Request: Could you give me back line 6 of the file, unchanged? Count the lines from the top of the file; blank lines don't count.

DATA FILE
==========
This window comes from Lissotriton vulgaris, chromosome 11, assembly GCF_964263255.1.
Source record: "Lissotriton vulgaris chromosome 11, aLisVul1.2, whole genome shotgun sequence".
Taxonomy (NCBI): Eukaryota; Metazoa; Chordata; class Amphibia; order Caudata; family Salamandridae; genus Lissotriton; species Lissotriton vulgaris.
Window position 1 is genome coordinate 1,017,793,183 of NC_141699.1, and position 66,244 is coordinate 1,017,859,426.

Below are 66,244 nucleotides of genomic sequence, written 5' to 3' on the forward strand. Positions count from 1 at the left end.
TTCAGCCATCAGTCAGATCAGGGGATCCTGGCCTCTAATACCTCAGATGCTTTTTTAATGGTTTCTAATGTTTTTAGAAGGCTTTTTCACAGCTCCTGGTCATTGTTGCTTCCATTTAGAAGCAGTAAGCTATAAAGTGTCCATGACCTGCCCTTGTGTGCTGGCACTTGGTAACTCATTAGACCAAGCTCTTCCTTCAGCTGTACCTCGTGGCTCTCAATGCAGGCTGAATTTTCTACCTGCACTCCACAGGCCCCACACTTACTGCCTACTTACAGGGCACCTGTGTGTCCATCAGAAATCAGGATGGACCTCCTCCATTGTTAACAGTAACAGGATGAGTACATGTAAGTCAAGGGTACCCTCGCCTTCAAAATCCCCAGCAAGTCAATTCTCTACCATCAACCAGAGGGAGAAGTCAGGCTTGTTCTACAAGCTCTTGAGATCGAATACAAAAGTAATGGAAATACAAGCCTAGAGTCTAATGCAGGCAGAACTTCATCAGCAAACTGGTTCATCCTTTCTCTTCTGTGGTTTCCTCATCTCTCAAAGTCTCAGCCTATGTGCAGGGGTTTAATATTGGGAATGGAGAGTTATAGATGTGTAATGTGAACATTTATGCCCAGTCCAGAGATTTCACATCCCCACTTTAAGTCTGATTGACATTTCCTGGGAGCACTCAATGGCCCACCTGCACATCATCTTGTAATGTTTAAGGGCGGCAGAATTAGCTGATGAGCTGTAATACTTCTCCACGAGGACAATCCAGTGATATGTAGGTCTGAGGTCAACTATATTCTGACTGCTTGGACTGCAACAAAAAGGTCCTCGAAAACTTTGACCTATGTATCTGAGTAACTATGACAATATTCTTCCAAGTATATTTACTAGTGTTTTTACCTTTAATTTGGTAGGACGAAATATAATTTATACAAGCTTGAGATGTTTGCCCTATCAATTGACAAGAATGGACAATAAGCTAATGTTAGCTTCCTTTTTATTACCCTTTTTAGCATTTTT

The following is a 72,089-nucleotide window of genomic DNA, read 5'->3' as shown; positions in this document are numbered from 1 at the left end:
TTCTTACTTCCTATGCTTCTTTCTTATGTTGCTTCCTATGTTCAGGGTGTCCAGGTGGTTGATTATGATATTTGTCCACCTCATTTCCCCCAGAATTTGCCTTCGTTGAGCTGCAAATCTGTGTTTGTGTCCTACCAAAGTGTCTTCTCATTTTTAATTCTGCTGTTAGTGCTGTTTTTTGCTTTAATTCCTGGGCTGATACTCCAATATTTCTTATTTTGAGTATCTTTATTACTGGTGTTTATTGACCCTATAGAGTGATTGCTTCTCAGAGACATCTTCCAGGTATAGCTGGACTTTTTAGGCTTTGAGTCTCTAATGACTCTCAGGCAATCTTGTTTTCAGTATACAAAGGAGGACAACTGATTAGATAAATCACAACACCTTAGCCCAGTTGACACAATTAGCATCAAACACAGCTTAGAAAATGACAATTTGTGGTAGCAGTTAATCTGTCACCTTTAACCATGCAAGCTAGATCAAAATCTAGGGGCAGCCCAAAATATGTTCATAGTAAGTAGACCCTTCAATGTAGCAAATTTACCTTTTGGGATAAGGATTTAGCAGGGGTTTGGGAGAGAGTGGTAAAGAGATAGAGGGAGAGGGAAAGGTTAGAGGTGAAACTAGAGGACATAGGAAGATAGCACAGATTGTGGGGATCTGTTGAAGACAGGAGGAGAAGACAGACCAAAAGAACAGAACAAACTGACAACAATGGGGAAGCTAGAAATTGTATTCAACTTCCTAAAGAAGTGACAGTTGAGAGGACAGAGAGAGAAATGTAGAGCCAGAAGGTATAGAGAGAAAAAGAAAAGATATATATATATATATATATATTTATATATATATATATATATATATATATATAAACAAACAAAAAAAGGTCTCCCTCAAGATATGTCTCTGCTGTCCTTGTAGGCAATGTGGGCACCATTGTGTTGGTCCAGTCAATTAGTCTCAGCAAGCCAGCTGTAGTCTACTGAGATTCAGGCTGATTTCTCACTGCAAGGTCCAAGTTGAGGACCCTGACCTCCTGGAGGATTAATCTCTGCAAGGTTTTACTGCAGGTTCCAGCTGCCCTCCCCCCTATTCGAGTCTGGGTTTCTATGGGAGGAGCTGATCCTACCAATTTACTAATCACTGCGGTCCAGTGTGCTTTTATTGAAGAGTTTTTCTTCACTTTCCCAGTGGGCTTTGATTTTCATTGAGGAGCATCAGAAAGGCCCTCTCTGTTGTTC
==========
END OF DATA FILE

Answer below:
TTCAGCCATCAGTCAGATCAGGGGATCCTGGCCTCTAATACCTCAGATGCTTTTTTAATGGTTTCTAATGTTTTTAGAAGGCTTTTTCACAGCTCCTGGTCATTGTTGCTTCCATTTAGAAGCAGTAAGCTATAAAGTGTCCATGACCTGCCCTTGTGTGCTGGCACTTGGTAACTCATTAGACCAAGCTCTTCCTTCAGCTGTACCTCGTGGCTCTCAATGCAGGCTGAATTTTCTACCTGCACTCCACAGGCCCCACACTTACTGCCTACTTACAGGGCACCTGTGTGTCCATCAGAAATCAGGATGGACCTCCTCCATTGTTAACAGTAACAGGATGAGTACATGTAAGTCAAGGGTACCCTCGCCTTCAAAATCCCCAGCAAGTCAATTCTCTACCATCAACCAGAGGGAGAAGTCAGGCTTGTTCTACAAGCTCTTGAGATCGAATACAAAAGTAATGGAAATACAAGCCTAGAGTCTAATGCAGGCAGAACTTCATCAGCAAACTGGTTCATCCTTTCTCTTCTGTGGTTTCCTCATCTCTCAAAGTCTCAGCCTATGTGCAGGGGTTTAATATTGGGAATGGAGAGTTATAGATGTGTAATGTGAACATTTATGCCCAGTCCAGAGATTTCACATCCCCACTTTAAGTCTGATTGACATTTCCTGGGAGCACTCAATGGCCCACCTGCACATCATCTTGTAATGTTTAAGGGCGGCAGAATTAGCTGATGAGCTGTAATACTTCTCCACGAGGACAATCCAGTGATATGTAGGTCTGAGGTCAACTATATTCTGACTGCTTGGACTGCAACAAAAAGGTCCTCGAAAACTTTGACCTATGTATCTGAGTAACTATGACAATATTCTTCCAAGTATATTTACTAGTGTTTTTACCTTTAATTTGGTAGGACGAAATATAATTTATACAAGCTTGAGATGTTTGCCCTATCAATTGACAAGAATGGACAATAAGCTAATGTTAGCTTCCTTTTTATTACCCTTTTTAGCATTTTT